While previously a favorite, diesel fuel now is becoming largely abandoned by people across countries. This is due to the many fears of penalties and bans, or even environmental reasons such as pollution. The decline is rather steep, as experts have claimed that diesel’s market share will be dropping to one car in seven, in comparison to one car in two by as early as 2025.
The lack of interest is showed during car showrooms as well, as experienced last in a Jaguar one in Welwyn Garden City. While this is one of the busiest showrooms usually, this time no cars had showed up given the unpredictable snow.
Chief Executive of Cambria Automobiles, Mark Lavery, made a comment regarding one of the Jaguars in the showroom, and how customers don’t want to bring them out in the snow and get ruined by all the salt.
Lavery’s mother, now 74, has been driving a diesel for the past 15 years, but has recently changed her car for one of petrol. This one is even more polluting, and brings a higher emission of carbon dioxide in the atmosphere.
The CO2 emissions by diesel-fueled cars are drastically polluting our environment, and a lot of countries are abandoning them.
But the decline of diesel is backed up by statistics, as concluded by UK officials, the NOx emissions coming from diesel that have polluted the air of the urban areas contribute in up to 50,000 premature deaths in just a year.
The problem had previously been addressed by the industry and by governments, but this last statistic is shocking and has required stricter means of controlling the pollution it causes.
Countries across Europe are turning their backs on diesel, as German judges have decided that its country’s cities may ban the use of diesels on their streets, despite being the largest car market in Europe. Following the lead, Rome’s leaders have also decided on an outright ban by 2024, and Paris is expected to achieve the same by 2025.
The sanctions in the U.K. are consistently becoming stricter. It has been decided that by April 2019 the congestion charge to be paid for being allowed to drive in the city center will be doubled since an ultra-low emission zone requires only the newest of diesel cars – Euro 6.
But there is a request by the people for the sanctions to be even stricter, as boroughs such as Camden and Islington now charge a bit higher for diesel drivers. Such so-called ‘toxin taxes’ placed on the owners of older vehicles are being adopted by other cities such as Leeds and Manchester, leaving the other vehicle drivers at peace.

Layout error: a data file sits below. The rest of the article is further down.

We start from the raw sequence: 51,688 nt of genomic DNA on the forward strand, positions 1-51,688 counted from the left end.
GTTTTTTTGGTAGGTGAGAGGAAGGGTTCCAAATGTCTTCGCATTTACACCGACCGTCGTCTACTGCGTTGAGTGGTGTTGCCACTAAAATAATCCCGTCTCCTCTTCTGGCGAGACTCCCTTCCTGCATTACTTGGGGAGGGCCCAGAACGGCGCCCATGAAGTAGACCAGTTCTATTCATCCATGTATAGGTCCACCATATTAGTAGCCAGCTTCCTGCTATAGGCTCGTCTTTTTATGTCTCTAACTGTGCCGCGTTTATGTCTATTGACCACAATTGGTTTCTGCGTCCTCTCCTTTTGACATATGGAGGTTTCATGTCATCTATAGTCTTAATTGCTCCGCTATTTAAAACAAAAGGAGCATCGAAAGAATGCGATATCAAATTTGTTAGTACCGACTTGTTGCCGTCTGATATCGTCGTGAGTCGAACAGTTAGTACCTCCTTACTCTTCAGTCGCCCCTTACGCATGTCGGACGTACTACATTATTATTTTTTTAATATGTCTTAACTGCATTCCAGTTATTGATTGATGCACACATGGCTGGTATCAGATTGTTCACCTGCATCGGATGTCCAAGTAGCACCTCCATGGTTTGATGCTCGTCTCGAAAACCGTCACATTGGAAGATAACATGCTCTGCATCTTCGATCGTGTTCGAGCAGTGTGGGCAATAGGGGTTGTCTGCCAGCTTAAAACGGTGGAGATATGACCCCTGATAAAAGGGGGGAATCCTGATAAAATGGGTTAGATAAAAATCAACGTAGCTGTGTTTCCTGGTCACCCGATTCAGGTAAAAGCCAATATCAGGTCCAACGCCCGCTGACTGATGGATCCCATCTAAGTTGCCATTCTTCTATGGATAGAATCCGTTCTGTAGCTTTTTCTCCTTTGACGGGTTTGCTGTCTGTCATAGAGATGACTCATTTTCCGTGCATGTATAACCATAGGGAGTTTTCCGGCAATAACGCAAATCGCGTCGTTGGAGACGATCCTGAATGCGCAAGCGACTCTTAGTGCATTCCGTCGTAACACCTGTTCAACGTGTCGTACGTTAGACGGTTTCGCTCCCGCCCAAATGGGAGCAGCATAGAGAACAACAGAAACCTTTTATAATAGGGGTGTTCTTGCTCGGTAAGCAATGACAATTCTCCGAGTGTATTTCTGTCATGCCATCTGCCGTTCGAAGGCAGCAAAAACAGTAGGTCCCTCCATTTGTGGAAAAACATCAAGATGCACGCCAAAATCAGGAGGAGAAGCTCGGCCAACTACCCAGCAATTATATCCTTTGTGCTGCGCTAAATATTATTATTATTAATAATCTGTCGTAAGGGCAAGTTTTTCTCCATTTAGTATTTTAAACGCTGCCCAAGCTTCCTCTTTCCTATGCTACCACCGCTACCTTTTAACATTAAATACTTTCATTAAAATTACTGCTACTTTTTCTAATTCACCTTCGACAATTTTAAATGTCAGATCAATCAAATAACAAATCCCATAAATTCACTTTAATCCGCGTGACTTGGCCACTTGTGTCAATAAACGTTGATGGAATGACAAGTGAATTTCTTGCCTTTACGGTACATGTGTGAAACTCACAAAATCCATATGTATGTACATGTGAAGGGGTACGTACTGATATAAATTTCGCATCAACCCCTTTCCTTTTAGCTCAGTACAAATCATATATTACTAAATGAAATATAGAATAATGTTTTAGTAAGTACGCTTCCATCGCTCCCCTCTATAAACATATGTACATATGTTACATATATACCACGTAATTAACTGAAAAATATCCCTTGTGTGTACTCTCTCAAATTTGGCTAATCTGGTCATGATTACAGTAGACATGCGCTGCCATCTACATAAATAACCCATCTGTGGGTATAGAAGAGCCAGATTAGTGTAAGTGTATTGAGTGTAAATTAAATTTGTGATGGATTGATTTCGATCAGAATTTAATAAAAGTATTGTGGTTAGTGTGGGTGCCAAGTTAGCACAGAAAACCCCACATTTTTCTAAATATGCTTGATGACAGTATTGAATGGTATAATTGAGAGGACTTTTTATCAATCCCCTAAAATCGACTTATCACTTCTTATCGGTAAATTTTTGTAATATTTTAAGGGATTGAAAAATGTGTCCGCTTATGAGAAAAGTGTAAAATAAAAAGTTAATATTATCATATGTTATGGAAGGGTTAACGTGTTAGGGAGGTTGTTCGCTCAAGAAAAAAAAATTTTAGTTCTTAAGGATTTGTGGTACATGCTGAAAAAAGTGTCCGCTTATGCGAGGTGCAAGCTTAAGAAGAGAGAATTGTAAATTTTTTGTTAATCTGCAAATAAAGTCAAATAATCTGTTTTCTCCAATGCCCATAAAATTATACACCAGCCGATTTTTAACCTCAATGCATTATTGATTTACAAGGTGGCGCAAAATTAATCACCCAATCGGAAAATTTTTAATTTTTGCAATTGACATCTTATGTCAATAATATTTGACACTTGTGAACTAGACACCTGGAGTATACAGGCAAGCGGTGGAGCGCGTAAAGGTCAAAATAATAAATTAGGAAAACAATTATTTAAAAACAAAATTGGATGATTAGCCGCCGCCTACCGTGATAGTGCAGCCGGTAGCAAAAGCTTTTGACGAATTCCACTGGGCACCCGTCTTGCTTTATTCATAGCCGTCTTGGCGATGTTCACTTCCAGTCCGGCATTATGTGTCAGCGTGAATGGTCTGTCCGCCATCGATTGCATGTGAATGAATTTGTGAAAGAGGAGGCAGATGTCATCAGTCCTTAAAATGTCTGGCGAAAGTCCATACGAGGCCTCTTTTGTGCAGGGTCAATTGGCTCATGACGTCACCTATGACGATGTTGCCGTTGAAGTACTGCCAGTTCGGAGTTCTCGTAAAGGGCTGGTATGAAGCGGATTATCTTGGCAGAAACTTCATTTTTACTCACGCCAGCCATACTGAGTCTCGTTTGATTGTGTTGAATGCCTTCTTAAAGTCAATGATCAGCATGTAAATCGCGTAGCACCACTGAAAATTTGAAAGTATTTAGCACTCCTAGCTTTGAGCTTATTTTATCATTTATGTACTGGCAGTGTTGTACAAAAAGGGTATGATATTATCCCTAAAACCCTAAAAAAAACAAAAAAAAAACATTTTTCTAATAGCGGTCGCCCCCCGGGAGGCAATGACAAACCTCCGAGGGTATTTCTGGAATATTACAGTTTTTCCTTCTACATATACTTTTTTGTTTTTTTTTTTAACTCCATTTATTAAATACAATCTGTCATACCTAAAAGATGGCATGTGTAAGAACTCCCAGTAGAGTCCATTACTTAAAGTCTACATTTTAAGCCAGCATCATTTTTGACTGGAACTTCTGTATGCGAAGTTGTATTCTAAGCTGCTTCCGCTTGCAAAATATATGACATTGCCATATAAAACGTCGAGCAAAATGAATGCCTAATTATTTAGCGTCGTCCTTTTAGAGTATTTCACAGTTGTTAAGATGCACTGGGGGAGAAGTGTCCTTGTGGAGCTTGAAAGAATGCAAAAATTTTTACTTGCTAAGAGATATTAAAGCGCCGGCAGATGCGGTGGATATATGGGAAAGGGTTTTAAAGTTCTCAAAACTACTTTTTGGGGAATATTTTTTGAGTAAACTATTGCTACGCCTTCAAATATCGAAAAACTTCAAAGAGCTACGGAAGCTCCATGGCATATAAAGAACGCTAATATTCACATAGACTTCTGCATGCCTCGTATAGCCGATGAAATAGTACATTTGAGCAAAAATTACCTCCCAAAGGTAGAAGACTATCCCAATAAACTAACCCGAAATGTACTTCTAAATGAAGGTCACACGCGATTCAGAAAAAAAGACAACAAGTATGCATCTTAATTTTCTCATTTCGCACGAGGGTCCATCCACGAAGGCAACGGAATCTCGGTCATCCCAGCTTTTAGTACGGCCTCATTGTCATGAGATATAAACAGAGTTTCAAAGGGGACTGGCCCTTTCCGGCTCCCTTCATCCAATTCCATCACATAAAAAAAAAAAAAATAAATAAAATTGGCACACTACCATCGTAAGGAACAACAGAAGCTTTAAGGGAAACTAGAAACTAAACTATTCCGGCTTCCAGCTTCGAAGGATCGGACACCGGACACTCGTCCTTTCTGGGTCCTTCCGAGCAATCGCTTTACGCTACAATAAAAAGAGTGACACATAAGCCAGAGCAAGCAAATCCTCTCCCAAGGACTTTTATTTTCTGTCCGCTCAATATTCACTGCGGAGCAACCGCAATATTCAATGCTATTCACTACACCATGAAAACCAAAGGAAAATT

Different companies all over the world are fortunately getting the message too, as Porsche has stopped producing two diesel models, Fiat Chrysler will completely end the production of diesel cars by 2022, and Toyota has claimed to refrain from the launch of any new diesel cars.
The same gestures have not been experienced in the UK however, as manufacturers such as Jaguar Land Rover’s diesel based sales make up for about 90% of its general sales in the year of 2017. That is expected given their enormous multi-billion pound investment into a new engine plant – that of Euro 6 model – in Wolverhampton.
Similarly, Ford’s plant in its Dagenham diesel plant has been reported to have spent roughly 400 million pounds. During 2017, the sale of cars in the U.K. declined for the first time in five years, but especially the diesel sales which suddenly decreased by 17.1%.
It was brought to attention by the Society of Motor Manufacturers and Traders that this is largely due to some small tax reforms. In a comparison between the months of November and December of 2016 to those of 2017, a decline of about 30% was experienced by the U.K. market.
Significant attention was given to carbon emission testing to car companies worldwide right after the scandal with the German major brand Volkswagen. The company was found to intentionally manipulate the tests, but other companies’ cars were concluded to release a lot more carbon outside the lab than inside.
The serious implications from air pollution are being given attention by Greenpeace
NGOs such as Greenpeace are doing their bests in bringing awareness by providing with such data. As for example, the Euro 6 model which is up for sale emits significantly more NOx than other industry equivalents.
This has also caused resales to suffer in addition to the sale of brand new cars. Diesel car average prices have fallen by 5% throughout 2017, whereas the one of petrol has increased by 10%.
But buyers must be cautious with their purchases, as such things as clean types of diesel do exist. The SMMT has, in fact,t warned Britain about its ban of diesels, as it would fundamentally increase the carbon emissions of the country due to petrol. Petrols are way less efficient, and consumers must make educated decisions.